Bill Pramuk, Trees and People: Ivy and trees – not a good combination | Bill Pramuk

0
27
Bill Pramuk, Trees and People: Ivy and trees – not a good combination | Bill Pramuk


BILL PRAMUK

Acres of ivy are a common sight in and around Napa on older residential properties and wooden creek banks. On the one hand, ivies — English and Algerian — are easy-to-grow broadleaf evergreen ground covers. Once they are established in partly shaded areas, they are fairly drought-tolerant, low-maintenance, and they have a pleasant, glossy green look.

On the other hand, they run wild, displacing beneficial native plants and covering trees. Ivy aerial roots serve only as hold-fasts without actually rooting into the living tissue inside the tree. The foremost problem, from an arborist’s point of view, is that it covers things that need to be seen when we evaluate tree health and structural condition.

Support local news coverage and the people who report it by subscribing to the Napa Valley Register.

Tree assessment needs to be methodical. It’s like when you go to the doctor. They always take your temperature, weight and blood pressure — important factors that are simple to assess.

With trees, we start with a visual examination from ground level, nothing invasive or technical. The root collar, the base of the tree where the trunk flares outward into the buttress roots, is a critical juncture. In my experience, many, many tree-health questions have been answered by a quick examination of the root collar. But how can you examine it when it is tightly covered with ivy?

People are also reading…

Then there is the matter of tree risk assessment. The initial exam is called a Level 2 Basic Assessment. Big trouble can often be spotted with a simple close look: cavities, fungal fruiting bodies, grade changes, and soil or root problems. Again, these need to be visible to be assessed.




Submitted photo

In some instances, ivy gets way out of hand, climbing high into the canopy. When that happens, it can shade and suppress leaves, leading to a loss of lower inner foliage, which trees need for good health and structure.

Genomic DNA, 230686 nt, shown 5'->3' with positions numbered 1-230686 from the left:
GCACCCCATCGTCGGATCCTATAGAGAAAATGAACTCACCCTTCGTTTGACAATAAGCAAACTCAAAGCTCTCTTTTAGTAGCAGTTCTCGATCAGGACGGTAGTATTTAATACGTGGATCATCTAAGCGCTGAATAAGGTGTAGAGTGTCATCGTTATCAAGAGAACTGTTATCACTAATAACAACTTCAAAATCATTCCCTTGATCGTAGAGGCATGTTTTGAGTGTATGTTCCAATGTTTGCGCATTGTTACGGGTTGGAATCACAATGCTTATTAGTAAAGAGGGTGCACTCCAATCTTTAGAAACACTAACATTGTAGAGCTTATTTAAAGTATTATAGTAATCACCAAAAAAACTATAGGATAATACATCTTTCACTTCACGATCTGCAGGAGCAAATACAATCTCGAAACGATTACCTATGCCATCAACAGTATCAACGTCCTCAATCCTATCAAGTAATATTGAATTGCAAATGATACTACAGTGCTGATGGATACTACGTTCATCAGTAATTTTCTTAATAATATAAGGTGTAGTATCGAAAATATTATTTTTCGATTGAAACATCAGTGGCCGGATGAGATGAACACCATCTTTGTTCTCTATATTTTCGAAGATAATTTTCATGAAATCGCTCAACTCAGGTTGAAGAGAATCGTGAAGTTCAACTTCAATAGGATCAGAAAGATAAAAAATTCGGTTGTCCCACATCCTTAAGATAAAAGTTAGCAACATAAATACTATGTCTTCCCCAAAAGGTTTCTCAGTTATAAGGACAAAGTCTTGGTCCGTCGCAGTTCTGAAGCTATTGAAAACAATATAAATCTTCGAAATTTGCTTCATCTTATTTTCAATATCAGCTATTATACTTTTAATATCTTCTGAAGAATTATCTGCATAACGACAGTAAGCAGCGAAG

Concerning fire safety, ivies seem to be somewhere in the middle ground. A quick check turned up one city (Oakland) listing Algerian ivy as a pyrophyte, or fire hazard plant.

With respect to oak woodland ecology, ivies occupy space that could be better used by native plants that interact beneficially with trees and wildlife. Think pollen, nectar, seeds, berries and the network of beneficial fungi in the soil.

Along with many other plants, English and Algerian ivies (Hedera helix and H. canariensis) are on the California Invasive Plant Council list of invasive plants. It ranges from grasses to woody stemmed plants and ground covers, up to large trees. Some of the ground covers on that list are still sold in retail nurseries: Cape weed, certain ice plants, periwinkle (Vinca major) and these two ivies.

For details, see www.cal-ipc.org/plants/profiles/.

Getting ivy off trees can be a daunting chore. If it is just getting started up a tree, peel it off and clear it back at least 2 feet from the trunk. And keep it on the list of annual chores! Where it has gotten way out of hand, get estimates from tree services to remove it. As a halfway measure, just cut the ivy stems near ground level. The leaves and stems will die and remain unsightly, but it’s better that letting the stuff run wild.

Photos: Callery pear invasion is ‘a real menace’

Stinky Pear Invasion

Daniel Patterson, a sophomore at John Handley High School, walks home from school below blooming Bradford pear trees on March 30, 2016, in Winchester, Va. Their beauty and supposed sterility made Bradford pears a widely popular ornamental, but they wound up being pollinated by other ornamental varieties of Callery pears and turning highly invasive. (Jeff Taylor/The Winchester Star via AP)


jeff taylor

Stinky Pear Invasion

Snow covers blossoms on a Bradford pear tree in Roanoke, Va., on March 21, 2018. (Erica Yoon/The Roanoke Times via AP)